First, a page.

|Organisation:||Transport Workers Union|
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Many thanks to Jim Lane for forwarding this document by Gerald O’Reilly, (1903 - 1990), one of those instrumental in the foundation of the US Transport Workers Union. It is an useful addition to the Archive, not least because it points to labour and political activism in the United States by Irish leftists and those of Irish descent. It’s also important to note that O’Reilly’s papers have been placed in the archives of New York University and can be accessed here .
The dedication notes that:
The little coffee shop on Columbus Avenue, where the idea of a Transit Union first germinated over a half a century ago, has long since gone. Gone, too, are almost all the pioneers whose unselfish efforts brought our infant organisation to maturity. Some day, perhaps, an honour roll in the Union will preserve their memory. To them this brief history is dedicated and in particular to the memory of Molly Quill. She stood out in her quiet way and from her great heart and generous spirt gave to he husband, Michael, and to all of us her priceless help and encouragement in the early and difficult days.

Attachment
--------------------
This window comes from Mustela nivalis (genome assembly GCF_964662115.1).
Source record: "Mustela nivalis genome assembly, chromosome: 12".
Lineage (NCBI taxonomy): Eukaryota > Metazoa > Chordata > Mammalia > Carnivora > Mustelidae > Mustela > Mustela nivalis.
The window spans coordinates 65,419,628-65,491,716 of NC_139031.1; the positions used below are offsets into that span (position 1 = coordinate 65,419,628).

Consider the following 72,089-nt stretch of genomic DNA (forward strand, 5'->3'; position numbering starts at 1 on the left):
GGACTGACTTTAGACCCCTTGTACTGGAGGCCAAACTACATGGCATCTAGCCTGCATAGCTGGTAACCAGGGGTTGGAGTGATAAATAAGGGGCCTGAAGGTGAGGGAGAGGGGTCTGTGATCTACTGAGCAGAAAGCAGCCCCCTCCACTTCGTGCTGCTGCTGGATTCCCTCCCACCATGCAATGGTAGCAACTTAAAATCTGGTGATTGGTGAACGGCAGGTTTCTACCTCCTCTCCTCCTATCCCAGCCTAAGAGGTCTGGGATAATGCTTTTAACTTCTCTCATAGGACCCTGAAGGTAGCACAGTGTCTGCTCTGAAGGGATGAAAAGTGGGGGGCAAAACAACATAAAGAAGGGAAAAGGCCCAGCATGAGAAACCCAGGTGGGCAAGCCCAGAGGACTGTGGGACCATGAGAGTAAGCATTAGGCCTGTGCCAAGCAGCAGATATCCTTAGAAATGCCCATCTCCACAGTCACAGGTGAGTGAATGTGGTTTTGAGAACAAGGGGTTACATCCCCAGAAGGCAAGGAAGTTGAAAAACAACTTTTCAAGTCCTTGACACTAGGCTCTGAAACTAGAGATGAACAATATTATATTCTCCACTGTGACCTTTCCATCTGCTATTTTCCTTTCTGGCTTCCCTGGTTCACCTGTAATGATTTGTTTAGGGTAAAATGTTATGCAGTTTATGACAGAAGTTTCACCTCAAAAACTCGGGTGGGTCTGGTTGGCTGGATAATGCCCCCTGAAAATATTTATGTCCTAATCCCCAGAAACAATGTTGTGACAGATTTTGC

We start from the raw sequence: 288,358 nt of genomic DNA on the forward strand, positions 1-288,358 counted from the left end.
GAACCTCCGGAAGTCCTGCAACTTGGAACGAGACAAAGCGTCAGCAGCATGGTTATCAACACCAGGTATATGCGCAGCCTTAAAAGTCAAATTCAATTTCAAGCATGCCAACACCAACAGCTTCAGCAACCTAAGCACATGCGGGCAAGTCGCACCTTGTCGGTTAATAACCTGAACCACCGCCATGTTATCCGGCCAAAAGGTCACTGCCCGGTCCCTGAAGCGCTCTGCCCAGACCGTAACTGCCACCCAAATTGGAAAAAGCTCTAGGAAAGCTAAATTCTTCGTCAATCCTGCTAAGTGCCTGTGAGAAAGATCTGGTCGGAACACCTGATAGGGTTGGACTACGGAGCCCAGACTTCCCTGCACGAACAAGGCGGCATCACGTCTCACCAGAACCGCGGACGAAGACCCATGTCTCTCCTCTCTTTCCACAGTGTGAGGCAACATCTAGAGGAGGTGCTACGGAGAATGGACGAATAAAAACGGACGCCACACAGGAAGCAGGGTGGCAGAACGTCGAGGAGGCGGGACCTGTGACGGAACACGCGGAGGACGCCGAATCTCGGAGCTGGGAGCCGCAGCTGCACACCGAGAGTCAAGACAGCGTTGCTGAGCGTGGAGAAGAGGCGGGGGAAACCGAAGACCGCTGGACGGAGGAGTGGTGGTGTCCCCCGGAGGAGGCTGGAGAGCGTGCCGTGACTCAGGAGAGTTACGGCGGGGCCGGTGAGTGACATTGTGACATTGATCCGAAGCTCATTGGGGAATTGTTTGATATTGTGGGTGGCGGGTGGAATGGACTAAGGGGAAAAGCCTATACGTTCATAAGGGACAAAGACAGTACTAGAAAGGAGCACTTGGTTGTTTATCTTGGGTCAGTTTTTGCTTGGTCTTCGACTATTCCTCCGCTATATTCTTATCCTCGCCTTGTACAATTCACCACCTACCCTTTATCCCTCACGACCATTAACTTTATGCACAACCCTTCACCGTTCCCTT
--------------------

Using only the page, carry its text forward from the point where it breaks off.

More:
A further note includes biographical information on Gerald O’Reilly…
…born in 1903 and raised on a sixty-acre farm in County meath. When he was a student in the Agricultural College in County Cavan, he joined the First Eastern Division of the Irish Republican Army, then engaged in the Black and Tan War against England.
He took the Republican side in the Civil War, was captured and emigrated to the United States in 1926 on his release.
He joined the IRT and its attendant union. He was one of those who founded the Transport Workers Union, and remained active in Irish Republican and left wing circles and became a ‘liaison man’ between the Union and the Communist Party (USA). Interestingly he took the CP side in the later split between the Union and Michael Quill (another Irish expatriate and pivotal leftist union figure in New York, for more on which see here ), and was expelled from it. However after that he resigned from the CP and returned to the Union as an organizer.
Although only 16 pages long it is a fascinating read with a clear insight into the nature of union and political activism amongst Irish and Irish Americans during the 1930s and onwards.